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I'm reading about the AVR microcontroller. In a chapter on I/O ports I've stumbled accross a concept that I have trouble understanding: the pull-up resistor.

Here is a quote from the textbook:

PORT register role in inputting data:

There is a pull-up resistor for each of the AVR pins. If we put s into bits of the PORTx register, the pull-up resistors are activated. In cases in which nothing is connected to the pin or the connected devices have high impedance, the resistor pulls up the pin. See figure 4-4. If we put 0s into the bits of the PORTx register, the pull-up resistor is inactive.

And the associated diagram:

pull-up resistor diagram

Now, bear with me; it is my understanding that we control the data direction of the ports by writing 1s or 0s in the DDRx register. So if I want to read data from a port I clear the DDRx register (0s) and get my data from the PINx register. Conversely, if I want to write data I set the DDRx register (1s) and write to the PORTx register.

Okay? So the book gives assembly-code examples of how we activate the pull-up resistors of a port. We do this by writing to the PORTx register without setting the DDRx!

What is the function or desired effect of doing this? It is not clear to me, even after having read half of the book.

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    \$\begingroup\$ It's unclear what's unclear to you. Do you struggle with the overall concept of the resistor and why it is there or do you have trouble understanding the "activation" logic that you described? Please elaborate. \$\endgroup\$ – Magic Smoke Aug 16 '15 at 16:22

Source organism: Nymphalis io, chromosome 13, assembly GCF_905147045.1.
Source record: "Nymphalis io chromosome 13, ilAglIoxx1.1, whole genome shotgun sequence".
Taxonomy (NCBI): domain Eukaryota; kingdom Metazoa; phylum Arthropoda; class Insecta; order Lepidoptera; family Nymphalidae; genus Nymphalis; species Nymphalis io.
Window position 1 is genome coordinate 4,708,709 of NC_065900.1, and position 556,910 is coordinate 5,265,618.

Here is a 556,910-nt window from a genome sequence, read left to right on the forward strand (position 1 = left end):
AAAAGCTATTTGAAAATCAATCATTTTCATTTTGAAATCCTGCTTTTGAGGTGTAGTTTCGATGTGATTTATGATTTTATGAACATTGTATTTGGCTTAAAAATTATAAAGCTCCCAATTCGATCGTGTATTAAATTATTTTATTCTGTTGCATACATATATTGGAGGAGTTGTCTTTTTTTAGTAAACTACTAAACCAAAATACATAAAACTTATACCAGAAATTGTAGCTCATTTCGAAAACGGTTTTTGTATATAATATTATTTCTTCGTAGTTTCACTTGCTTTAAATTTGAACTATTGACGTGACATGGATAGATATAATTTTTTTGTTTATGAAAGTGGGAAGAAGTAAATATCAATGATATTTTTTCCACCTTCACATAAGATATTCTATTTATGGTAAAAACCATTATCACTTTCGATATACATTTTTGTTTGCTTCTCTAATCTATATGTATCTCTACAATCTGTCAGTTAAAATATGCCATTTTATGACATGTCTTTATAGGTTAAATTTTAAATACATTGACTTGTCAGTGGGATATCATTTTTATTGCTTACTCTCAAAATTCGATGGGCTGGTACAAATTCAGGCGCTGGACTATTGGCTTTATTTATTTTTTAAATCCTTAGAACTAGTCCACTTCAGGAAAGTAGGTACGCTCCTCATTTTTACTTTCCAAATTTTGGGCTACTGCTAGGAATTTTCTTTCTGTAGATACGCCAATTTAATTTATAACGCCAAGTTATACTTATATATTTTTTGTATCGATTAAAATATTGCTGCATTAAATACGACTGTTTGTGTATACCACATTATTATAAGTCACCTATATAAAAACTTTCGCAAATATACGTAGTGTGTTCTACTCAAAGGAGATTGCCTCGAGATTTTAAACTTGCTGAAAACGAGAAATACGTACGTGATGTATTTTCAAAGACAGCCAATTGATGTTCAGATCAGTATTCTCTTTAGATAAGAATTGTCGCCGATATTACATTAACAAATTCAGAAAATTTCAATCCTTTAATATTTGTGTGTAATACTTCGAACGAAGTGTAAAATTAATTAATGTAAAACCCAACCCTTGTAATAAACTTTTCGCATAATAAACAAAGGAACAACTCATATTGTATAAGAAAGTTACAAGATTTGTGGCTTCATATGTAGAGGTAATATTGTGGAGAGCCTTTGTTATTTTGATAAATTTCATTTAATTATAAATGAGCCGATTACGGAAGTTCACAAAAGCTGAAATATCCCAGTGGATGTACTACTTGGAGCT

• \$\begingroup\$ Take a look at iamsuhasm.wordpress.com/tutsproj/avr-gcc-tutorial and see if it helps you. \$\endgroup\$ – alexan_e Aug 16 '15 at 16:36
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A pull-up resistor does two things:

  1. Prevents the pin from floating

    Floating CMOS inputs can result in increased power consumption, or in some cases even destruction of the device. A pull-up holds the input to a known good state.

  2. Defaults the input to a high value

    This is useful when dealing with open-drain outputs that work in a wired-OR/pull-down fashion such as interrupt lines, or even with simple buttons.

It also causes the input to source a small amount of current for detection purposes, but this usage is much less prevalent than the previous two.

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The pull-up is used to keep the input from floating for certain input types.

For example a switch may connect the pin to ground when it is closed. When the switch is open, we need to connect the pin to a logical 1. The pull-up archives this. The pull-up could be external but using a micro with the possibility of internal pull-ups saves cost and board space.

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There is something called a datasheet and it (and application notes and reference manuals from the manufacturer or IP owner in the case of ARM) should always be your first point of reference.

The pull-ups are described as so in the full datasheet:

enter image description here

As you can see, the pull-up is automatically disabled when the output is enabled or the global pull-up disable is active.

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